Small Business Blog: The Importance of Feedback


Photography Business Institute
Photography Business Institute

I’m a cereal eater. Every morning, like clockwork, I have a bowl and sometimes as a snack before bed. I don’t have five varieties in my pantry, rather just my one stand by. I’m a packaged goods company’s dream customer; loyal to one type of cereal, a heavy-consumer, likely in their top 20% of all customers.

Three weeks ago when I entered my local grocery store (a small chain), my cereal had been replaced. It was missing from the aisle.

I noticed a comment card prominently displayed at the checkout to share my feedback. Still reeling from not being able to purchase my cereal, I grabbed one and quickly filled it out when I returned home.

After getting my complaint off my chest, I put it behind me and ordered my cereal online from the manufacturer. I assumed I wouldn’t receive a response from the grocery store. Yet just a few days later I received this email. I’m impressed they took the time to read my comment and investigate my complaint. While the email response could have been composed better, at least they looked into my issue.

Here are a few key takeaways from my experience you can use in your small business to improve your clients’ experience:

1) Give your customers an easy way to provide feedback – even if it is anonymous. The grocery store had postage paid comment cards at the checkout. At this point in my shopping experience it was top of mind that I didn’t get what I came into the store to purchase. But I had to grab the comment card. They could have put the feedback postcard in my bag automatically to increase the rate of responses they receive. Consider including a nicely designed, postage paid, feedback postcard in your packaging. It’s a great way to get feedback and testimonials to use in your marketing.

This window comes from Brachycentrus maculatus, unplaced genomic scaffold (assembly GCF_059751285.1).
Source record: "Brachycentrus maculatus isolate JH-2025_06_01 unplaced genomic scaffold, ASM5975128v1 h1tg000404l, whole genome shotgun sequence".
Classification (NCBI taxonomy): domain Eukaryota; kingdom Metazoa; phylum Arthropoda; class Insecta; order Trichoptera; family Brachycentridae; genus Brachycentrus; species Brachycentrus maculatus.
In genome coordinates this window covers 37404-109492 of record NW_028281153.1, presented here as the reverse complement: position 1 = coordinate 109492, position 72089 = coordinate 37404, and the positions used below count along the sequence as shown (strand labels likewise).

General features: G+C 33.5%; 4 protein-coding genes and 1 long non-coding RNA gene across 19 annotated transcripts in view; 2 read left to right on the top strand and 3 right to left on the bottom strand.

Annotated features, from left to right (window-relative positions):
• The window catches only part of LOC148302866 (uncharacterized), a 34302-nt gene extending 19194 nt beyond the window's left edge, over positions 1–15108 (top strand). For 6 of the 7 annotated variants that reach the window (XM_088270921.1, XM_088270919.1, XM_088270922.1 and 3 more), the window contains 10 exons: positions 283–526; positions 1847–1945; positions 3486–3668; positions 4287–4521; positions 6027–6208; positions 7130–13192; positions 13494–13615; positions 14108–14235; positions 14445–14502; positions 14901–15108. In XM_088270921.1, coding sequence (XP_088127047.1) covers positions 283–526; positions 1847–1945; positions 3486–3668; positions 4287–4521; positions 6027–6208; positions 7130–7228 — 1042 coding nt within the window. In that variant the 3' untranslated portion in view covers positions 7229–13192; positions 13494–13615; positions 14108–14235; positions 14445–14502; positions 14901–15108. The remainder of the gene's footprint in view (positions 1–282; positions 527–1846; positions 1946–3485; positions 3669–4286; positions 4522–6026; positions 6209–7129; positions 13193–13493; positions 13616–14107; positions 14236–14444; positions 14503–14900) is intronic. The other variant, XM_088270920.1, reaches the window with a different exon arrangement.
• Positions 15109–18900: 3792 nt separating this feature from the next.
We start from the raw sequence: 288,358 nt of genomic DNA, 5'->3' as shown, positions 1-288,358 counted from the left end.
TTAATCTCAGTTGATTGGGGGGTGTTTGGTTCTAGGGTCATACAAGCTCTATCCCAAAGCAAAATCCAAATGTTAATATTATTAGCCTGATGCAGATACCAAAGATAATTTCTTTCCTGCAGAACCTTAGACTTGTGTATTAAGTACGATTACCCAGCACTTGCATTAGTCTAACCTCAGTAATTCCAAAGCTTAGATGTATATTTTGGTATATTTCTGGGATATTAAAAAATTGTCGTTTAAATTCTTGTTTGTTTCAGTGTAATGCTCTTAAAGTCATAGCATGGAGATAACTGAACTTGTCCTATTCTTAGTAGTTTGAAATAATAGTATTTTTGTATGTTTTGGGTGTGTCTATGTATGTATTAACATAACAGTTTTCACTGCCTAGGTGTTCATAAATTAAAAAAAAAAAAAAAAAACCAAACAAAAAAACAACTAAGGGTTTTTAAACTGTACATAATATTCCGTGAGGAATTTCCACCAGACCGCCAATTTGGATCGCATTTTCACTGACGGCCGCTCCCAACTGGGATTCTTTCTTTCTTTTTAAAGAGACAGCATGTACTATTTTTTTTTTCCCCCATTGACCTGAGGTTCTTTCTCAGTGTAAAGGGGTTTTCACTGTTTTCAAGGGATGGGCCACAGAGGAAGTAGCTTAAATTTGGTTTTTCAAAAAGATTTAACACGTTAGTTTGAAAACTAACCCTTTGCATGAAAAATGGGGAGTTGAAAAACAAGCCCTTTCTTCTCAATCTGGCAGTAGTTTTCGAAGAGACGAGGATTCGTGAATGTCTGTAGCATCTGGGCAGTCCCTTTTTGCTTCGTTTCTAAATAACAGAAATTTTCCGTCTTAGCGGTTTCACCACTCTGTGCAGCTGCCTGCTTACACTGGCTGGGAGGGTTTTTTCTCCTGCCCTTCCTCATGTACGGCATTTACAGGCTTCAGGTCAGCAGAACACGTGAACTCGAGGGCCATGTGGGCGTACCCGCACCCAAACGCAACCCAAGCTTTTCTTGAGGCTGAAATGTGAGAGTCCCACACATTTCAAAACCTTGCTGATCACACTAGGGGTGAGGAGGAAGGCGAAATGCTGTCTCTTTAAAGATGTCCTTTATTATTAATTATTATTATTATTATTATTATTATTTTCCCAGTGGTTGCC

2) When you ask for feedback, make sure you respond to it, even if it isn’t what you wanted to hear. Good or bad, if someone has taken the time to let you know about their experience, acknowledge it. Preferably via a phone call.

3) Own up to any mistakes your customers feel you have made and use it as an opportunity to delight them! The grocery store could have sent a coupon to try the new replacement cereal at no charge (risk-free) to keep my business. Look for ways to take a less than stellar experience to one that earns customer loyalty.

I’d love to hear your experience in how you’re getting feedback from your clients and incorporating it into your customer experience.

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